Computer + Fluency | Evaluation of a Computerized Opioid Overdose Prevention Program
Computer + Fluency research study
What is the primary objective of this study?
Unintentional fatal drug overdose (OD) is now the 2nd leading cause of accidental death in the general population. Fatal OD from opioid analgesics specifically has increased over 400% between 1999 and 2008, and nonfatal overdose occurs at a rate 3-7 greater than fatal OD. Unintentional opioid OD is a public health crisis in several societal populations including drug users, patients being treated for chronic pain, elderly individuals, adolescents, and children. Educational interventions have been developed to increase knowledge regarding opioid OD risk factors, symptoms, and appropriate responses, however no randomized controlled evaluations of these interventions have been conducted. Within-subject evaluations report immediate and sustained increases in participant knowledge and behavior change, yet these programs suffer from limitations that may limit their widespread dissemination. Thus, there is an urgent, critical need to develop an opioid OD educational intervention that can be accessed by a broad audience, and produces immediate and sustained gains in knowledge in an easily administered and cost-effective way. This study will develop a web-based, computerized, interactive, opioid OD education training program that will incorporate multi-media learning components and fluency training to produce knowledge gains. This program will be evaluated using a randomized, controlled comparison of the active intervention against two control interventions. Participants will be recruited from a brief inpatient detoxification (n=75), will receive the intervention immediately upon completing the detoxification (post-treatment), and will complete 2 follow-up visits to evaluate sustained knowledge. The primary outcome will be percent change from baseline on a knowledge test that is administered immediately before and after the intervention, and at a 1 and 3-month follow-up visit. Secondary outcomes will include self-reported behavior change and participant acceptance of the intervention. The study hypothesis is that participants who receive the primary intervention will evidence the largest increase in knowledge gain and retention over time, compared to the control groups. The rationale and public health benefit of this research cannot be understated- this project will make available a brief, empirically-supported intervention that can be administered quickly and easily within hundreds of settings (e.g., treatment centers, prisons and jails, needle exchange centers, primary care offices, schools), and to diverse patient populations (e.g., drug users, chronic pain patients, elderly, student, children, parents). These outcomes are expected to have a positive impact because they will provide cheap, easily-administered intervention strategy that will help reduce the current national epidemic of opioid OD, and will expand the use of computerized interventions to address public health issues more broadly.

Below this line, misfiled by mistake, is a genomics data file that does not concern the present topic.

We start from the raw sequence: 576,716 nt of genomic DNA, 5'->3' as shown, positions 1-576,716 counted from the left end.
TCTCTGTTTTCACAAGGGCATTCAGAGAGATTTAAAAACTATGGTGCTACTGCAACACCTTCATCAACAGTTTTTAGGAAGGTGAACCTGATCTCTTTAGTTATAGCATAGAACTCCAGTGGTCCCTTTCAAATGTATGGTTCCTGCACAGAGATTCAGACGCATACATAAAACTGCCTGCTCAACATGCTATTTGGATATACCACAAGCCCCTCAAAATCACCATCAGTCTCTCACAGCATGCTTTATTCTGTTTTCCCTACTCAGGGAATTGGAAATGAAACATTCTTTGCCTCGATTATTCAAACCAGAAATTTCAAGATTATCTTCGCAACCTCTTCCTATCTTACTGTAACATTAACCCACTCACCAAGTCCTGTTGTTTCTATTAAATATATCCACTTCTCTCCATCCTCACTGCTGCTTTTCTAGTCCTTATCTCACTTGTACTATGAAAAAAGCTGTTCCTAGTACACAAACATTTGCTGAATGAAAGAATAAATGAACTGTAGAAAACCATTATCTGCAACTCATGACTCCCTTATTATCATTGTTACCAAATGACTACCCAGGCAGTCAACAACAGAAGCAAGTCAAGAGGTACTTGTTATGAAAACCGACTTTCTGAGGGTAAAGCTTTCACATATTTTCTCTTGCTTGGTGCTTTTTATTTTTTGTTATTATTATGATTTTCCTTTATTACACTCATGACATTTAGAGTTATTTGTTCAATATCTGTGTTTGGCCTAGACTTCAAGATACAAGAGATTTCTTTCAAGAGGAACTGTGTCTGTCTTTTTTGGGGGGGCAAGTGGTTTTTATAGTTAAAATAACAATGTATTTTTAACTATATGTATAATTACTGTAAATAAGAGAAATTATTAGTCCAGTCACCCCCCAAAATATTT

Who is eligible to participate?
Inclusion Criteria: - Age (>18yrs old) - Past yr diagnosis of opioid dependence - Recent completion of opioid detoxification Exclusion Criteria: - Completion of local overdose prevention programs and/or beta-testing of the computerized intervention - Physical limitations that will prevent adequate seeing/hearing of the intervention, or from using computer
Which medical condition, disease, disorder, syndrome, illness, or injury is researched?
Computer + Fluency
Treatment as Usual
Interventions can include giving participants drugs, medical devices, procedures, vaccines, and other products that are either investigational or already available or noninvasive approaches such as surveys, education, and interviews.
Behavioral:Computer + Fluency
Behavioral:Treatment as Usual
Research studies and clinical trials typically have two or more research arms. An arm is a group of people who receive the same treatment in the study.
Computer + FluencyWill receive computerized intervention and will be required to periodically demonstrate mastery of information before proceeding to the next module in the computerized intervention.
Computer OnlyWill receive computerized intervention but will not be required to demonstrate mastery of information as part of the intervention.
Treatment as UsualWill receive publicly available pamphlets that contain same information as the computerized intervention. Will not have access to computerized intervention and will not be required to demonstrate mastery of information as part of the intervention.
Start Date: January 2015
Completed Date: September 2015
Primary Outcome: Knowledge Gain
Secondary Outcome: Percent Participants Who Would Recommend the Intervention to a Family Member or Friend.
Study sponsors, principal investigator, and references
Lead Sponsor: Johns Hopkins University
Collaborator: National Institute on Drug Abuse (NIDA)